World’s First Ecosystem Contamination From GM Fish Adds to Canadian Concern
For years, environmental groups in numerous countries have warned about the potential escape of genetically engineered animals into the wild. Now it has happened. Researchers in Brazil have published a paper documenting the escape and successful reproduction of genetically engineered (genetically modified or GM) aquarium fish in the wild. The fish, which contains a gene from the jellyfish family to make them fluorescent, has unknown consequences for freshwater systems in Brazil. This is the first documented case of a genetically engineered animal breeding in the wild.
Canada was one of the first countries to approve the sale of Glofish (trademark name) and likewise, a genetically engineered salmon now being grown in Prince Edward Island (PEI), Canada. In 2021, the conservation group Nature Canada warned the Canadian Government about Glofish escaping. The Government response can be found here.
“The escape of Glofish should be a big wake-up call for Canadian regulators”, says Mark Butler, Senior Advisor with Nature Canada. “Nature Canada is calling on Canada to strengthen our law that regulates genetically engineered animals.”
The Canadian Environmental Protection Act (CEPA) regulates genetically engineered animals like Glofish and salmon. On February 9th, 2022, Environment Minister Steven Guilbeault reintroduced a bill to amend CEPA (Bill S-5).
Groups such as Vigilance OGM and Canadian Biotechnology Action Network (CBAN) have long criticized the Canadian Government for being too quick to approve genetically engineered organisms that have domestic and international contamination risks. They have also called for increased transparency and public engagement in the risk assessment process.
“Based on records from the Office of the Commissioner of Lobbying of Canada, it is clear that the Canadian Government is too close to the biotech industry, making them blind to the risks of genetic contamination,’’ says Thibault Rehn with Vigilance OGM. “By approving numerous Glofish species for sale over the years, Canada also has some responsibility for this contamination of a Brazilian ecosystem.‘’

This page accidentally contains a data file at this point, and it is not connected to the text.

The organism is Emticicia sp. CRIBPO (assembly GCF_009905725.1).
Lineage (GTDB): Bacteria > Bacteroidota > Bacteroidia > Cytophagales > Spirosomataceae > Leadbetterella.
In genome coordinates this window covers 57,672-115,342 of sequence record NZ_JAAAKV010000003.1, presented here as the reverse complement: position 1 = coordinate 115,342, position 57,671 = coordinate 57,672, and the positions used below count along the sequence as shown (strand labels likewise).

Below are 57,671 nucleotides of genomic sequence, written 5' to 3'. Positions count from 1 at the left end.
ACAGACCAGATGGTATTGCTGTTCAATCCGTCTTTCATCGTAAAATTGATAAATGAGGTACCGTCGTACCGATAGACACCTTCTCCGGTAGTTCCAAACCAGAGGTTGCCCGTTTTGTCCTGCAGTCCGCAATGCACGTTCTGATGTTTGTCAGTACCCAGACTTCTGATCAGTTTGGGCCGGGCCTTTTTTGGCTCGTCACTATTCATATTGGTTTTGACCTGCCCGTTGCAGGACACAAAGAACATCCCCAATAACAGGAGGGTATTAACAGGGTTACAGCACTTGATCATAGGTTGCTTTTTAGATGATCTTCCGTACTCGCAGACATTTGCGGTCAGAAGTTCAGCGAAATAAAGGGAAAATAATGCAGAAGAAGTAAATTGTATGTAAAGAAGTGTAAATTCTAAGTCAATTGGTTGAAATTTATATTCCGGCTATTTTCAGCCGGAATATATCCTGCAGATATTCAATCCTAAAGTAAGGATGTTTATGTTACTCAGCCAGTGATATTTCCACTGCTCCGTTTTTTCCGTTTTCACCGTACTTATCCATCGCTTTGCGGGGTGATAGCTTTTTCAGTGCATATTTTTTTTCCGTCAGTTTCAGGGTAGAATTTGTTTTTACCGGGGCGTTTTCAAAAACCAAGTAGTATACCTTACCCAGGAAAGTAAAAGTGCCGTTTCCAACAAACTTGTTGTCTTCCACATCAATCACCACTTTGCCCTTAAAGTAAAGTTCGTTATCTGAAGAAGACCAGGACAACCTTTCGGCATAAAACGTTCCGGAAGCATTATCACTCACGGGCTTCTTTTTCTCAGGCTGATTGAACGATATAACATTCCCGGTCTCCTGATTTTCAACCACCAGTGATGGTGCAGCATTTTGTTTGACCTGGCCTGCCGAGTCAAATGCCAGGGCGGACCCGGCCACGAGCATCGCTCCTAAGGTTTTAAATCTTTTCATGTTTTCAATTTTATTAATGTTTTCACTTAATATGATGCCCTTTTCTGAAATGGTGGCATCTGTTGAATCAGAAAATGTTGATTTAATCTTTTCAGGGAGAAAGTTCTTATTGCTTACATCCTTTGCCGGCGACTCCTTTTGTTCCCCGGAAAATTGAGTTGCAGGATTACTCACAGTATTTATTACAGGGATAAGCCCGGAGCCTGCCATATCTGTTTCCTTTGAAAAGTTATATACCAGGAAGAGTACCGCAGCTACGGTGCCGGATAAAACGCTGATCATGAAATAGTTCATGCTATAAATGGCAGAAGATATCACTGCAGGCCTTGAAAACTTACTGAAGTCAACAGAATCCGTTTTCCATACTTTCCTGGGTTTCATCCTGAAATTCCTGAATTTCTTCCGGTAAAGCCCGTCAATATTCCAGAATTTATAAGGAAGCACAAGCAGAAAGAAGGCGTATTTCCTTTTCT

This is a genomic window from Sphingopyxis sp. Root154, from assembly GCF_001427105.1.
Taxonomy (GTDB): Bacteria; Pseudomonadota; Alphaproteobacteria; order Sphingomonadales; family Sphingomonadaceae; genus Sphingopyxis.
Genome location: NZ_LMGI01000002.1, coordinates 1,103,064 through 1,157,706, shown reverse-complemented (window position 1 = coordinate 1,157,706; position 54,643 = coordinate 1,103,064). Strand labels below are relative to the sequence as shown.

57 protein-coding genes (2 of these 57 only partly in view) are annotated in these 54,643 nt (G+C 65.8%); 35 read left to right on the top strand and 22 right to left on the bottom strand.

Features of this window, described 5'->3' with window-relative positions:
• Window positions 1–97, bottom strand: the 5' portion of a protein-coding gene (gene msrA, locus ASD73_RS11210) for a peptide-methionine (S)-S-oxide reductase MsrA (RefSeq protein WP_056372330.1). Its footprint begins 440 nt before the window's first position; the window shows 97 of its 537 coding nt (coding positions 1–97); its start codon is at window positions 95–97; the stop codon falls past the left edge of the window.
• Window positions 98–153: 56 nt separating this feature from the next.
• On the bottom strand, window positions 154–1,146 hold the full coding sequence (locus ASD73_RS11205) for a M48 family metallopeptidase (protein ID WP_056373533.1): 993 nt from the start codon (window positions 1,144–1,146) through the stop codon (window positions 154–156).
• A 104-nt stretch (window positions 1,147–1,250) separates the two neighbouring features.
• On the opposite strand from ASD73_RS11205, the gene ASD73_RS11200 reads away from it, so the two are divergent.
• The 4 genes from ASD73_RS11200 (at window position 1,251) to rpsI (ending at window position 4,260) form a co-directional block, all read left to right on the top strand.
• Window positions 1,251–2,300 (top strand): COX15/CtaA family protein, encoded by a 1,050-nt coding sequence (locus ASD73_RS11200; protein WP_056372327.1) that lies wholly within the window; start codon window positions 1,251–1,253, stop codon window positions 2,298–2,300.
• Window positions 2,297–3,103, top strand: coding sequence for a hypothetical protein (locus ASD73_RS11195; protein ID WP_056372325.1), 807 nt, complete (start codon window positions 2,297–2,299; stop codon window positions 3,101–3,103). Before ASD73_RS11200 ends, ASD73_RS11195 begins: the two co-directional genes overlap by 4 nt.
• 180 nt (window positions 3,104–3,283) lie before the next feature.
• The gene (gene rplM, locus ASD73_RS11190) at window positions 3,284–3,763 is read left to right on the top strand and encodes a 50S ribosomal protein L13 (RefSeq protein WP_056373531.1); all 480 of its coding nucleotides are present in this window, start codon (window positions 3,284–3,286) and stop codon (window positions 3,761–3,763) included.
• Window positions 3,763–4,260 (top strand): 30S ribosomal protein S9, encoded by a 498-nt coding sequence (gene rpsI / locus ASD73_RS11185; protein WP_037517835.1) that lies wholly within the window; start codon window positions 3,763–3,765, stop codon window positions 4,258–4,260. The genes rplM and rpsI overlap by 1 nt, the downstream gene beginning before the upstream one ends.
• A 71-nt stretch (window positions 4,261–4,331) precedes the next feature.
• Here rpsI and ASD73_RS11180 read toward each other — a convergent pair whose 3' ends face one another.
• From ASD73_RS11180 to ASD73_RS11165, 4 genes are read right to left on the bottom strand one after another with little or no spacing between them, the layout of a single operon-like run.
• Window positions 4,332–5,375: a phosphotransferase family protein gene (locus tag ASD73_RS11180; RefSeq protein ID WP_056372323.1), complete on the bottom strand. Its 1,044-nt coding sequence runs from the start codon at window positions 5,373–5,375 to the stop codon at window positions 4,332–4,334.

According to 2015 polling conducted for CBAN, almost half of Canadians were concerned about the environmental impacts of releasing genetically engineered organisms, and about transparency in regulation. Yet, the Canadian Food Inspection Agency and Health Canada are now proposing to exempt many new gene-edited plants from regulation.
“This discovery confirms the need for precaution. After decades of warnings, our government needs to take the risks of contamination from genetically engineered organisms very seriously,” said Lucy Sharratt of CBAN.
AquaBounty, the US company producing the genetically engineered salmon in PEI (and in Indiana, US), is expanding its operations in the US and has plans for other countries. Conservationists are worried that if operations expand around the world, the probability of salmon escaping will increase, putting wild Atlantic salmon populations at risk, most of which are endangered across Eastern North America.
Environment and Climate Change Canada is considering a request to approve another species of Glofish, Barb (Puntius tetrazona) in red, green, purple and orange, with a public comment period ending March 1st, 2022.
Mark Butler, Senior Advisor, Nature Canada, 1-902-266-5401 / firstname.lastname@example.org
Thibault Rehn, Coordinateur, Vigilance OGM, 1-514-582-1674 / Thibault.Rehn@gmail.com
Lucy Sharratt, Coordinator, Canadian Biotechnology Action Network, 1-902-209-4906 / email@example.com
Nature Canada is one of the oldest national nature conservation charities in Canada. For 80 years, Nature Canada has helped protect over 110 million acres of parks and wildlife areas in Canada and countless species. Today, Nature Canada represents a network of over 130,000 members and supporters and more than 1,000 nature organizations.
Vigilance OGM is a non-profit organization that forms a network of groups and individuals from various backgrounds: farmers, environmentalists, consumers, citizens, all concerned about what we put on our plates every day and the impact of genetically modified crops on human and environmental health.
The Canadian Biotechnology Action Network (CBAN) brings together 16 groups to research, monitor and raise awareness about issues relating to genetic engineering in food and farming. CBAN members include farmer associations, environmental and social justice organizations, and regional coalitions of grassroots groups. CBAN is a project of MakeWay’s shared platform.